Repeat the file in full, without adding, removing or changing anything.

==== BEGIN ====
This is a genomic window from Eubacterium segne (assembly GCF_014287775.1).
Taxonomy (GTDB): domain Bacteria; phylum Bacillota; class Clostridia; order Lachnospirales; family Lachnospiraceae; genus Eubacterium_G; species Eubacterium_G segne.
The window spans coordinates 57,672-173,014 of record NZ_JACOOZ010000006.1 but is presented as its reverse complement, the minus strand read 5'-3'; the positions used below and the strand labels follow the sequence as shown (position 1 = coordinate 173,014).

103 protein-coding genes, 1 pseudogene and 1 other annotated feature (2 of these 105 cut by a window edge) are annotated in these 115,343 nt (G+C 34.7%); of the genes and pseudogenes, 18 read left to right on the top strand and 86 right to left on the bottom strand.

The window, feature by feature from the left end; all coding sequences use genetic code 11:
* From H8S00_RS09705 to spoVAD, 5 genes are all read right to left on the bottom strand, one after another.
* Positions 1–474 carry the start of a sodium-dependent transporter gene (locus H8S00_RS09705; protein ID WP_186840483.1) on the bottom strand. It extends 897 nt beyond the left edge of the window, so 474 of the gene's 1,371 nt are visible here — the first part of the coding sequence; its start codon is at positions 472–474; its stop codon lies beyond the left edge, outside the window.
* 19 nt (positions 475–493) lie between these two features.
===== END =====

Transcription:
This is a genomic window from Eubacterium segne (assembly GCF_014287775.1).
Taxonomy (GTDB): domain Bacteria; phylum Bacillota; class Clostridia; order Lachnospirales; family Lachnospiraceae; genus Eubacterium_G; species Eubacterium_G segne.
The window spans coordinates 57,672-173,014 of record NZ_JACOOZ010000006.1 but is presented as its reverse complement, the minus strand read 5'-3'; the positions used below and the strand labels follow the sequence as shown (position 1 = coordinate 173,014).

103 protein-coding genes, 1 pseudogene and 1 other annotated feature (2 of these 105 cut by a window edge) are annotated in these 115,343 nt (G+C 34.7%); of the genes and pseudogenes, 18 read left to right on the top strand and 86 right to left on the bottom strand.

The window, feature by feature from the left end; all coding sequences use genetic code 11:
* From H8S00_RS09705 to spoVAD, 5 genes are all read right to left on the bottom strand, one after another.
* Positions 1–474 carry the start of a sodium-dependent transporter gene (locus H8S00_RS09705; protein ID WP_186840483.1) on the bottom strand. It extends 897 nt beyond the left edge of the window, so 474 of the gene's 1,371 nt are visible here — the first part of the coding sequence; its start codon is at positions 472–474; its stop codon lies beyond the left edge, outside the window.
* 19 nt (positions 475–493) lie between these two features.